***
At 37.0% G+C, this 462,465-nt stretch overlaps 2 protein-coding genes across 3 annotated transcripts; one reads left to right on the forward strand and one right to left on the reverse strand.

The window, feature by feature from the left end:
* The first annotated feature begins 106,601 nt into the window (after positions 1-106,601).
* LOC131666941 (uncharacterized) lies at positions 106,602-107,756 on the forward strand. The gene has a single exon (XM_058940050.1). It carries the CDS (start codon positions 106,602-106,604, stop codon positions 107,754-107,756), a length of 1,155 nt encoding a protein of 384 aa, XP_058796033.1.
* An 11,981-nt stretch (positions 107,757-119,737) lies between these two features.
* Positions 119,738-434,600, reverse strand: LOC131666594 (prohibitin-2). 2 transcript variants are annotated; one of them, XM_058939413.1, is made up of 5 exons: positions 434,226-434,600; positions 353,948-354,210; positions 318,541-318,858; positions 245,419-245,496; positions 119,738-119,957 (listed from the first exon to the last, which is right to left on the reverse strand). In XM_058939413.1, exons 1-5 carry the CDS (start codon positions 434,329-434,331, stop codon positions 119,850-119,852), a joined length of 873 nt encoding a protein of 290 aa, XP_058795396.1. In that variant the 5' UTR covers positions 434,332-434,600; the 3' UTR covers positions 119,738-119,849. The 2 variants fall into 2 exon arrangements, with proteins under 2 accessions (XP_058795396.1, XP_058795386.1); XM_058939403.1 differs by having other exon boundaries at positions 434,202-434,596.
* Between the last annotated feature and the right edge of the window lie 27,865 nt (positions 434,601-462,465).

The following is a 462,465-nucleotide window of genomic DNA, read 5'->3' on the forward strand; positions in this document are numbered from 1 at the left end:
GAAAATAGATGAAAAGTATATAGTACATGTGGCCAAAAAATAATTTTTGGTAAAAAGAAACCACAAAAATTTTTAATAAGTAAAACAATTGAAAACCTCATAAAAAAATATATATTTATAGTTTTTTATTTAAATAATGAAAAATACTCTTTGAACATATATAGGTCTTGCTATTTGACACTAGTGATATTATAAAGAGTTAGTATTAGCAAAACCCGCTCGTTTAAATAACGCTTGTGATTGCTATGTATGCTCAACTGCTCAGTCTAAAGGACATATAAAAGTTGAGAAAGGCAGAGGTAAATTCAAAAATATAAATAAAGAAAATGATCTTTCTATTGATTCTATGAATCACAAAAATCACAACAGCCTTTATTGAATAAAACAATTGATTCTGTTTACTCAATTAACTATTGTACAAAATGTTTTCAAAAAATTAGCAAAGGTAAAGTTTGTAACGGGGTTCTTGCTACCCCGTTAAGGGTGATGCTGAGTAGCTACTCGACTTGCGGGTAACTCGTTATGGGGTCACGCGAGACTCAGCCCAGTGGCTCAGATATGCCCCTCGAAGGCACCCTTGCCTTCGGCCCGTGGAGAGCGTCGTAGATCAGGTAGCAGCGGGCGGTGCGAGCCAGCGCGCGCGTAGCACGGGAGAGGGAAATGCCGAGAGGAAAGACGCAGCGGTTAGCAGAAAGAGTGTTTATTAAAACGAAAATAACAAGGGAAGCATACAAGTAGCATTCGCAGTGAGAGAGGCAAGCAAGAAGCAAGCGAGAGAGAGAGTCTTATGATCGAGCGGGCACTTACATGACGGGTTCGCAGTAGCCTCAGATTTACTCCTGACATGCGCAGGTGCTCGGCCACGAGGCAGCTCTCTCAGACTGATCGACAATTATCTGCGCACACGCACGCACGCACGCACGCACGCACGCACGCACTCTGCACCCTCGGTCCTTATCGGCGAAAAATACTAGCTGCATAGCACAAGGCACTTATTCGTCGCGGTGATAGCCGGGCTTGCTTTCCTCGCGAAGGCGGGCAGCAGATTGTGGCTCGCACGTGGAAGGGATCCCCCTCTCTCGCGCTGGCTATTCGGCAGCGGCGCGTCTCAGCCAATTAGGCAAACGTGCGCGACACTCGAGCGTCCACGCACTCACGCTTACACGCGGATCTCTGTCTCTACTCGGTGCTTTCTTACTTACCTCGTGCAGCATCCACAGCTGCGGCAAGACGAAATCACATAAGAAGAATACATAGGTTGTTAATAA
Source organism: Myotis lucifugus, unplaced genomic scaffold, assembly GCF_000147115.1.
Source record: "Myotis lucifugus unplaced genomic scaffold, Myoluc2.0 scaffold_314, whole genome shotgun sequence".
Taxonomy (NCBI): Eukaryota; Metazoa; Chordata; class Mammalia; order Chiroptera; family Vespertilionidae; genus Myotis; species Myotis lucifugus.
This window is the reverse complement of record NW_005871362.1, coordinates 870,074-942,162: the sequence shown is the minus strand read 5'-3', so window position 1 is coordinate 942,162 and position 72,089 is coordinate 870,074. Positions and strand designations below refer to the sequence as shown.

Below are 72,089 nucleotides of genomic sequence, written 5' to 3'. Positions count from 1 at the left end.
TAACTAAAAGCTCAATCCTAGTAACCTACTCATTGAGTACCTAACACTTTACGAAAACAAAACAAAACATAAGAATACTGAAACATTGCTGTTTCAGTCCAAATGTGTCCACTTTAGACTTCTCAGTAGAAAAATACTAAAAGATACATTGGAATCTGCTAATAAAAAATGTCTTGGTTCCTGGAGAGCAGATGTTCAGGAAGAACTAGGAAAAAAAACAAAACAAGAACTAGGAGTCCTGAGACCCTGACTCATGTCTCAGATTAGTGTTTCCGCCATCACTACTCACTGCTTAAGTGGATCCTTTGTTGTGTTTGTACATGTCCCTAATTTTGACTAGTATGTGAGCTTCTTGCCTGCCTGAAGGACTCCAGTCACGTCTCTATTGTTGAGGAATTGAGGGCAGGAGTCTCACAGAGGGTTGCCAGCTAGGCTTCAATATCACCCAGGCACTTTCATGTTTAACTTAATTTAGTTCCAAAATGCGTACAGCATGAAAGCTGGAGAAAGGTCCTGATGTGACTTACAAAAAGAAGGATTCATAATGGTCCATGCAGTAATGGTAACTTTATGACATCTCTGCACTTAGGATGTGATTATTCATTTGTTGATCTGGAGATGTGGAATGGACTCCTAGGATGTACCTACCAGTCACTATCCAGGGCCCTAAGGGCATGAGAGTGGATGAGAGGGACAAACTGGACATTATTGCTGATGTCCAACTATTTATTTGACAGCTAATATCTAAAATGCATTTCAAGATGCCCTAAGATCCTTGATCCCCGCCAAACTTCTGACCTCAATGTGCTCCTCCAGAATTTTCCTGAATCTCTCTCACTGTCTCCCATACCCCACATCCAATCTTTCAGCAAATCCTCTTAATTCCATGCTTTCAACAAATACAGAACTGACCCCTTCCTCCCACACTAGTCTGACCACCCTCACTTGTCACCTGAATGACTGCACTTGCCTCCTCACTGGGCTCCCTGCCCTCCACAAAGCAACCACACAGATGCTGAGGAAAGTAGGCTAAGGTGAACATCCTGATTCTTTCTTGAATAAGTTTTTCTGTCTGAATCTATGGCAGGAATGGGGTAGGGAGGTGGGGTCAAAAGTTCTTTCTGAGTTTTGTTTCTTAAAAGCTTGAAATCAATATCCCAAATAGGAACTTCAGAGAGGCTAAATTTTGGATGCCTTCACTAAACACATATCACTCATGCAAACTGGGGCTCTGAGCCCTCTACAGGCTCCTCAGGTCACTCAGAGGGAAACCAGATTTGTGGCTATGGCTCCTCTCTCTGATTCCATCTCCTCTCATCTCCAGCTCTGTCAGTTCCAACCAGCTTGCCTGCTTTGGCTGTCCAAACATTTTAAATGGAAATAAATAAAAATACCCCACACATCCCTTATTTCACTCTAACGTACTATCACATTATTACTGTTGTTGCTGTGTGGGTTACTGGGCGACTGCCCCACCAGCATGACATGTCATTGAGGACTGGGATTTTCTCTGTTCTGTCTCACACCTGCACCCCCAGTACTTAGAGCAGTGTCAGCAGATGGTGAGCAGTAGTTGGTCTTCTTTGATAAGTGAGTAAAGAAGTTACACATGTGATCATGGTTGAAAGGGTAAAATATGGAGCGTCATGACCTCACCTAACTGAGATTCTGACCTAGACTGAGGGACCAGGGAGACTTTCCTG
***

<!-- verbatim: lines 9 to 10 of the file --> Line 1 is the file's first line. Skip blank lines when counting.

GAAAATAGATGAAAAGTATATAGTACATGTGGCCAAAAAATAATTTTTGGTAAAAAGAAACCACAAAAATTTTTAATAAGTAAAACAATTGAAAACCTCATAAAAAAATATATATTTATAGTTTTTTATTTAAATAATGAAAAATACTCTTTGAACATATATAGGTCTTGCTATTTGACACTAGTGATATTATAAAGAGTTAGTATTAGCAAAACCCGCTCGTTTAAATAACGCTTGTGATTGCTATGTATGCTCAACTGCTCAGTCTAAAGGACATATAAAAGTTGAGAAAGGCAGAGGTAAATTCAAAAATATAAATAAAGAAAATGATCTTTCTATTGATTCTATGAATCACAAAAATCACAACAGCCTTTATTGAATAAAACAATTGATTCTGTTTACTCAATTAACTATTGTACAAAATGTTTTCAAAAAATTAGCAAAGGTAAAGTTTGTAACGGGGTTCTTGCTACCCCGTTAAGGGTGATGCTGAGTAGCTACTCGACTTGCGGGTAACTCGTTATGGGGTCACGCGAGACTCAGCCCAGTGGCTCAGATATGCCCCTCGAAGGCACCCTTGCCTTCGGCCCGTGGAGAGCGTCGTAGATCAGGTAGCAGCGGGCGGTGCGAGCCAGCGCGCGCGTAGCACGGGAGAGGGAAATGCCGAGAGGAAAGACGCAGCGGTTAGCAGAAAGAGTGTTTATTAAAACGAAAATAACAAGGGAAGCATACAAGTAGCATTCGCAGTGAGAGAGGCAAGCAAGAAGCAAGCGAGAGAGAGAGTCTTATGATCGAGCGGGCACTTACATGACGGGTTCGCAGTAGCCTCAGATTTACTCCTGACATGCGCAGGTGCTCGGCCACGAGGCAGCTCTCTCAGACTGATCGACAATTATCTGCGCACACGCACGCACGCACGCACGCACGCACGCACGCACTCTGCACCCTCGGTCCTTATCGGCGAAAAATACTAGCTGCATAGCACAAGGCACTTATTCGTCGCGGTGATAGCCGGGCTTGCTTTCCTCGCGAAGGCGGGCAGCAGATTGTGGCTCGCACGTGGAAGGGATCCCCCTCTCTCGCGCTGGCTATTCGGCAGCGGCGCGTCTCAGCCAATTAGGCAAACGTGCGCGACACTCGAGCGTCCACGCACTCACGCTTACACGCGGATCTCTGTCTCTACTCGGTGCTTTCTTACTTACCTCGTGCAGCATCCACAGCTGCGGCAAGACGAAATCACATAAGAAGAATACATAGGTTGTTAATAA
Source organism: Myotis lucifugus, unplaced genomic scaffold, assembly GCF_000147115.1.